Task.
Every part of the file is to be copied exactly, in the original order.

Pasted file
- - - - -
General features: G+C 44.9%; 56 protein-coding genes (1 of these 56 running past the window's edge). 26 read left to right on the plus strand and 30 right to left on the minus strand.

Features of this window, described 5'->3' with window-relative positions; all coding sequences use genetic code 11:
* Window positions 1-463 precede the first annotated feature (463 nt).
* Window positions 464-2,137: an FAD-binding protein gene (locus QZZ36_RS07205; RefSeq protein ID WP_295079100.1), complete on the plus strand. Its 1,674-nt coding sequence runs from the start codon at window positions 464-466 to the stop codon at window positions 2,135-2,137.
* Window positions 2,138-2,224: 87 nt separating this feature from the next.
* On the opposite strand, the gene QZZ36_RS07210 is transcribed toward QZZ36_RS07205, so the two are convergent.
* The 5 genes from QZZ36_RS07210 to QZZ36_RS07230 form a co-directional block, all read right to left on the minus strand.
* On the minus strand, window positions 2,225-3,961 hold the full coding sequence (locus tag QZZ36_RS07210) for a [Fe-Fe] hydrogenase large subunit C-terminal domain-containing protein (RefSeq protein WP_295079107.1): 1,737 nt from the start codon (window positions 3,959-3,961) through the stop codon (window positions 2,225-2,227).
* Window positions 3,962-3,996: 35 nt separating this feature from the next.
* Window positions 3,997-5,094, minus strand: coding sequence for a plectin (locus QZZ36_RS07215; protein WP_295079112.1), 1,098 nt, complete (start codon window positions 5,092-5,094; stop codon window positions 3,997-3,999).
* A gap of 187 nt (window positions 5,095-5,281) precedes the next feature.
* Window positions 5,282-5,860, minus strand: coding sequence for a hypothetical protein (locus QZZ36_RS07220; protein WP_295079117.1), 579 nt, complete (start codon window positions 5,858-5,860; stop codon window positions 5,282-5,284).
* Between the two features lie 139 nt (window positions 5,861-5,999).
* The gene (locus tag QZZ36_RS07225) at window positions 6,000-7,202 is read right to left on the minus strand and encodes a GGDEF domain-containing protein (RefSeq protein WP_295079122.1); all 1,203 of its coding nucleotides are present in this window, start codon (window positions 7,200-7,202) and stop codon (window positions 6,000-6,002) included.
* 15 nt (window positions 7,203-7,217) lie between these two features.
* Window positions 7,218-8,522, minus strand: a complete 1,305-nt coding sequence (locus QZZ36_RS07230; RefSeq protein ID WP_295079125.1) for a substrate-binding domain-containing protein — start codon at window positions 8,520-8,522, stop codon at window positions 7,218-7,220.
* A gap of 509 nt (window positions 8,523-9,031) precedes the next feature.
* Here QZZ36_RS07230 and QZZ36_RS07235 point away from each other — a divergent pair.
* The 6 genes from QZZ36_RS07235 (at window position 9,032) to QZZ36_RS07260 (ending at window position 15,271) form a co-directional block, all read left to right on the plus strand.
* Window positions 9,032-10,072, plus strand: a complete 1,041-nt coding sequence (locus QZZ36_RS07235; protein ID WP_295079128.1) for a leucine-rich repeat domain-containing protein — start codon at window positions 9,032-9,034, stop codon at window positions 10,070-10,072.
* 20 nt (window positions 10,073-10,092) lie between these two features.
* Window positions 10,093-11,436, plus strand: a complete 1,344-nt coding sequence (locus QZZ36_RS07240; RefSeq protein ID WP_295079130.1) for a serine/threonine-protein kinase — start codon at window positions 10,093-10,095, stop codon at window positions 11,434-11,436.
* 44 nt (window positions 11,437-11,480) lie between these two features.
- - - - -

General features: G+C 44.9%; 56 protein-coding genes (1 of these 56 running past the window's edge). 26 read left to right on the plus strand and 30 right to left on the minus strand.

Features of this window, described 5'->3' with window-relative positions; all coding sequences use genetic code 11:
* Window positions 1-463 precede the first annotated feature (463 nt).
* Window positions 464-2,137: an FAD-binding protein gene (locus QZZ36_RS07205; RefSeq protein ID WP_295079100.1), complete on the plus strand. Its 1,674-nt coding sequence runs from the start codon at window positions 464-466 to the stop codon at window positions 2,135-2,137.
* Window positions 2,138-2,224: 87 nt separating this feature from the next.
* On the opposite strand, the gene QZZ36_RS07210 is transcribed toward QZZ36_RS07205, so the two are convergent.
* The 5 genes from QZZ36_RS07210 to QZZ36_RS07230 form a co-directional block, all read right to left on the minus strand.
* On the minus strand, window positions 2,225-3,961 hold the full coding sequence (locus tag QZZ36_RS07210) for a [Fe-Fe] hydrogenase large subunit C-terminal domain-containing protein (RefSeq protein WP_295079107.1): 1,737 nt from the start codon (window positions 3,959-3,961) through the stop codon (window positions 2,225-2,227).
* Window positions 3,962-3,996: 35 nt separating this feature from the next.
* Window positions 3,997-5,094, minus strand: coding sequence for a plectin (locus QZZ36_RS07215; protein WP_295079112.1), 1,098 nt, complete (start codon window positions 5,092-5,094; stop codon window positions 3,997-3,999).
* A gap of 187 nt (window positions 5,095-5,281) precedes the next feature.
* Window positions 5,282-5,860, minus strand: coding sequence for a hypothetical protein (locus QZZ36_RS07220; protein WP_295079117.1), 579 nt, complete (start codon window positions 5,858-5,860; stop codon window positions 5,282-5,284).
* Between the two features lie 139 nt (window positions 5,861-5,999).
* The gene (locus tag QZZ36_RS07225) at window positions 6,000-7,202 is read right to left on the minus strand and encodes a GGDEF domain-containing protein (RefSeq protein WP_295079122.1); all 1,203 of its coding nucleotides are present in this window, start codon (window positions 7,200-7,202) and stop codon (window positions 6,000-6,002) included.
* 15 nt (window positions 7,203-7,217) lie between these two features.
* Window positions 7,218-8,522, minus strand: a complete 1,305-nt coding sequence (locus QZZ36_RS07230; RefSeq protein ID WP_295079125.1) for a substrate-binding domain-containing protein — start codon at window positions 8,520-8,522, stop codon at window positions 7,218-7,220.
* A gap of 509 nt (window positions 8,523-9,031) precedes the next feature.
* Here QZZ36_RS07230 and QZZ36_RS07235 point away from each other — a divergent pair.
* The 6 genes from QZZ36_RS07235 (at window position 9,032) to QZZ36_RS07260 (ending at window position 15,271) form a co-directional block, all read left to right on the plus strand.
* Window positions 9,032-10,072, plus strand: a complete 1,041-nt coding sequence (locus QZZ36_RS07235; protein ID WP_295079128.1) for a leucine-rich repeat domain-containing protein — start codon at window positions 9,032-9,034, stop codon at window positions 10,070-10,072.
* 20 nt (window positions 10,073-10,092) lie between these two features.
* Window positions 10,093-11,436, plus strand: a complete 1,344-nt coding sequence (locus QZZ36_RS07240; RefSeq protein ID WP_295079130.1) for a serine/threonine-protein kinase — start codon at window positions 10,093-10,095, stop codon at window positions 11,434-11,436.
* 44 nt (window positions 11,437-11,480) lie between these two features.